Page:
- Turkmen in Turkmenistan (changed to Latin in 1929, then to the Cyrillic script, then back to Latin in 1991)
- Uzbek in Uzbekistan (changed to Latin, then to the Cyrillic script, then back to Latin in 1991)
- Some Northeast Caucasian languages of the Muslim peoples of the USSR between 1918 and 1928 (many also earlier), including Chechen, Lak etc. After 1928 their script became Latin, then later Cyrillic.
- Acehnese language in Sumatra, Indonesia
- Banjar language in Kalimantan, Indonesia
- Pegon alphabet of Javanese and Sundanese in Indonesia, used only in Islamic schools and institutions
- Maguindanaon in the Philippines
- Malay in Malaysia and Indonesia
- Minangkabau in Sumatra, Indonesia
- Tausug in the Philippines
- Kurdish (Kurmanji dialect) in Turkey and Syria was written in Arabic script until 1932, when a modified Kurdish Latin alphabet was introduced by Jaladat Ali Badirkhan in Syria
- Turkish in the Ottoman Empire was written in Arabic script until Mustafa Kemal Atatürk declared the change to Latin script in 1928. This form of Turkish is now known as Ottoman Turkish and is held by many to be a different language, due to its much higher percentage of Persian and Arabic loanwords (Ottoman Turkish alphabet)
- Hebrew was written in Arabic letters in a number of places in the past.
- پ – Pe, used to represent the phoneme /p/ in Persian, Urdu, and Kurdish.
- ٹ – ṭē, used to represent the phoneme /ʈ/ in Urdu.
- ټ – ṭē, used to represent the phoneme /ʈ/ in Pashto.
- ٿ – teheh, used in Sindhi and Rajasthani (when written in Sindhi alphabet); used to represent the phoneme [tʰ], 'q' in Pinyin in Chinese Xiao'erjing.
- چ – Che, used to represent /t͡ʃ/ ("ch"). It is used in Persian, Urdu, and Kurdish. /ʒ/ in Egypt.
- څ – Ce, used to represent the phoneme /t͡s/ in Pashto.
- ځ – źim, used to represent the phoneme /d͡z/ in Pashto.
- ژ – Že/zhe, used to represent the voiced postalveolar fricative /ʒ/ in, Persian, Pashto, Kurdish, Urdu and Uyghur.
- ږ – ǵe / ẓ̌e, used to represent the phoneme /ʐ/ /ɡ/ /ʝ/ in Pashto.
- گ – Gaf, represents a voiced velar plosive [ɡ] in Persian, Urdu, Kyrgyz, Kazakh, Kurdish, Uyghur, and Ottoman Turkish.
- ګ – Gaf, used to represent the phoneme /ɡ/ in Pashto.
- ݢ or ڬ – Gaf, represents a voiced velar plosive [ɡ] in the Jawi script of Malay.
- ڭ – Ng, used to represent the [ŋ] phone in Ottoman Turkish, Kazakh, Kyrgyz, and Uyghur, and to represent the [ɡ] phone in Morocco and in many dialects of Algerian.
- تٜ – Ee, used to represent the phoneme /eː/ in Somali.
- ﺉ – E, used to represent the phoneme /e/ in Somali.
- ىٓ – Ii, used to represent the phoneme /iː/ in Somali and Saraiki.
- ٸ – O, used to represent the phoneme /o/ in Somali.
- ې – Pasta Ye, used to represent the phoneme /e/ in Pashto and Uyghur.
- ی – Nārīna Ye, used to represent the phoneme [ɑj] and phoneme /j/ in Pashto.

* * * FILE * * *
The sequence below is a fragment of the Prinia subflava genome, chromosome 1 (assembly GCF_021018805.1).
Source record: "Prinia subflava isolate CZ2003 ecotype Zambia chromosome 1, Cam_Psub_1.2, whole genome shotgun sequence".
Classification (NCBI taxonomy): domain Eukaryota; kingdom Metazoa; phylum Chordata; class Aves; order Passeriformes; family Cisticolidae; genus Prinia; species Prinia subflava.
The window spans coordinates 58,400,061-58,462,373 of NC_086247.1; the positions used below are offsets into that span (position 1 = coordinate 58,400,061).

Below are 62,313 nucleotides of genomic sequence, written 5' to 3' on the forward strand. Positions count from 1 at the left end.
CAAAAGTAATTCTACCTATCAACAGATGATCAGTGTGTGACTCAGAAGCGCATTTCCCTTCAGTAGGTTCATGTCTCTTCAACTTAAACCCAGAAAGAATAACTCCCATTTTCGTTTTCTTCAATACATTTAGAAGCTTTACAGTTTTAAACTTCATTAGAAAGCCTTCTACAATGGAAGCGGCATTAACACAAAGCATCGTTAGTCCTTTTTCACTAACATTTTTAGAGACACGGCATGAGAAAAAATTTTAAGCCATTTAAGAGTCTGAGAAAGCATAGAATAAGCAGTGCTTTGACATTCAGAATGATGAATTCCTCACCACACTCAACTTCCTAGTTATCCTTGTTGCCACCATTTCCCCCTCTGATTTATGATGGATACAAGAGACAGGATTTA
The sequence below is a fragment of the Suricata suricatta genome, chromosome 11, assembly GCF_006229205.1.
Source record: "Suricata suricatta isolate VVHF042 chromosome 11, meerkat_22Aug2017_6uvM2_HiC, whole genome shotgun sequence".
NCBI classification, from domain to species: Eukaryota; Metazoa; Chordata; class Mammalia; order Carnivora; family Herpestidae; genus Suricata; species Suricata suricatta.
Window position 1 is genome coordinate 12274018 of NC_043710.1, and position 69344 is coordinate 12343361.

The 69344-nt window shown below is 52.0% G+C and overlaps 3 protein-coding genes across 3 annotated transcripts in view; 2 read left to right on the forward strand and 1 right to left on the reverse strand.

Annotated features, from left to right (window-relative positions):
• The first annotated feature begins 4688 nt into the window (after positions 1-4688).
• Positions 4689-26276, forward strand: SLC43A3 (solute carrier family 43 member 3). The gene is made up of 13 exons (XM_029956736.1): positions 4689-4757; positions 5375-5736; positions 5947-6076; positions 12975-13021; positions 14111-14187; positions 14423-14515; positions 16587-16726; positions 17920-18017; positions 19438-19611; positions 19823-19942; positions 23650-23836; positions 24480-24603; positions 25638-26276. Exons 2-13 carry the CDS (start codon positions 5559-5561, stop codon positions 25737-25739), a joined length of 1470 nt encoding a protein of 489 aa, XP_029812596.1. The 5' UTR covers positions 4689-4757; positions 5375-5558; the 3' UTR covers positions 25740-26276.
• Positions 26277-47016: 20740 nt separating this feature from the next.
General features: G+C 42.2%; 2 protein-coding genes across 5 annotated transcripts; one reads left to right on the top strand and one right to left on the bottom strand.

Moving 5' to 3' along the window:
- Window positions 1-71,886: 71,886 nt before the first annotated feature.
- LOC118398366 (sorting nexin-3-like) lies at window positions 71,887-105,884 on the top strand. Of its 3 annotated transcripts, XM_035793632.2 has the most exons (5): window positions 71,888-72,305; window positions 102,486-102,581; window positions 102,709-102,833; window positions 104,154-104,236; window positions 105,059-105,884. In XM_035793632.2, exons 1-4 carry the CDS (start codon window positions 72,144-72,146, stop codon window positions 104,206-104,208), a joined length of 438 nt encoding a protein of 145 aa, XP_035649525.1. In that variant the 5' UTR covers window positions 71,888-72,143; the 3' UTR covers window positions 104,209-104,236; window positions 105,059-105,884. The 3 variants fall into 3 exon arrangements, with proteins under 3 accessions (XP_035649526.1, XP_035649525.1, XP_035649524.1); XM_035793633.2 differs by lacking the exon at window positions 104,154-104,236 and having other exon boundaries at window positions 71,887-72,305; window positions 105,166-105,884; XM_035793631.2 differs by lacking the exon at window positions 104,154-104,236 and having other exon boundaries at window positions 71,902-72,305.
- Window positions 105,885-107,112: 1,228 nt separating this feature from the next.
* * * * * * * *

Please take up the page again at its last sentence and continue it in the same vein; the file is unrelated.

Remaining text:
- ۍ – x̌əźīna ye Ye, used to represent the phoneme [əi] in Pashto.
- ئ – FāiliyaYe, used to represent the phoneme [əi] and /j/ in Pashto and Saraiki.
- أو – Oo, used to represent the phoneme /oː/ in Somali.
- ﻭٓ – Uu, used to represent the phoneme /uː/ in Somali.
- ڳ – represents a voiced velar implosive /ɠ/ in Sindhi and Saraiki
- ڱ – represents the Velar nasal /ŋ/ phoneme in Sindhi.
- ﮎ – Khē, represents [kʰ] in Sindhi.
- ݣ – used to represent the phoneme [ŋ], ng in Pinyin in Chinese.
- ڼ – represents the retroflex nasal /ɳ/ phoneme in Pashto.
- ڻ – represents the retroflex nasal /ɳ/ phoneme in Sindhi.
- ݨ – used in Saraiki.
- ڽ – Nya in the Jawi script.
- ڠ – Nga in the Jawi script and [g] in many dialects of Algerian.
- ٻ – B̤ē, used to represent a voiced bilabial implosive [ɓ] in Hausa, Sindhi and Saraiki.
- ڀ – represents an aspirated voiced bilabial plosive [bʱ] in Sindhi.
- ٺ – Ṭhē, represents the aspirated voiceless retroflex plosive [ʈʰ] in Sindhi.
- ﭦ – Ṭe, used to represent Ṭ (a voiceless retroflex plosive [ʈ]) in Urdu.
- ݙ – used in Saraiki to represent a Voiced alveolar implosive [ɗ̢].
- ڊ – used in Saraiki to represent a voiced retroflex implosive [ᶑ].
- ڈ – Ḍ [ɖ] in Urdu.
- ډ – Ḍal, used to represent the phoneme /ɖ/ in Pashto.
- ڑ – Aṛ, represents a retroflex flap [ɽ] in Urdu.
- ړ – "ṛe" represents a retroflex lateral flap in Pashto.
- ݫ – used in Ormuri to represent a voiced alveolo-palatal fricative [ʑ], as well as in Torwali.
- ݭ – used in Kalami to represent a voiceless retroflex fricative [ʂ], and in Ormuri to represent a voiceless alveolo-palatal fricative.
- ݜ – used in Shina to represent a voiceless retroflex fricative [ʂ].
- ښ – x̌īn /ṣ̌īn, used to represent the phoneme /x/ /ʂ/ /ç/ in Pashto.
- ڕ – used in Kurdish to represent rr [r] in Soranî dialect.
- ڵ – used in Kurdish to represent ll [ɫ] in Soranî dialect.
- ݪ – used in Marwari to represent a retroflex lateral flap [ɺ̢], and in Kalami to represent a voiceless lateral fricative [ɬ].
- ڤ – Ve, used in Kurdish language when written in Arabic script to represent the sound /v/. Also used as pa in the Jawi script.
- ۏ – Va in the Jawi script.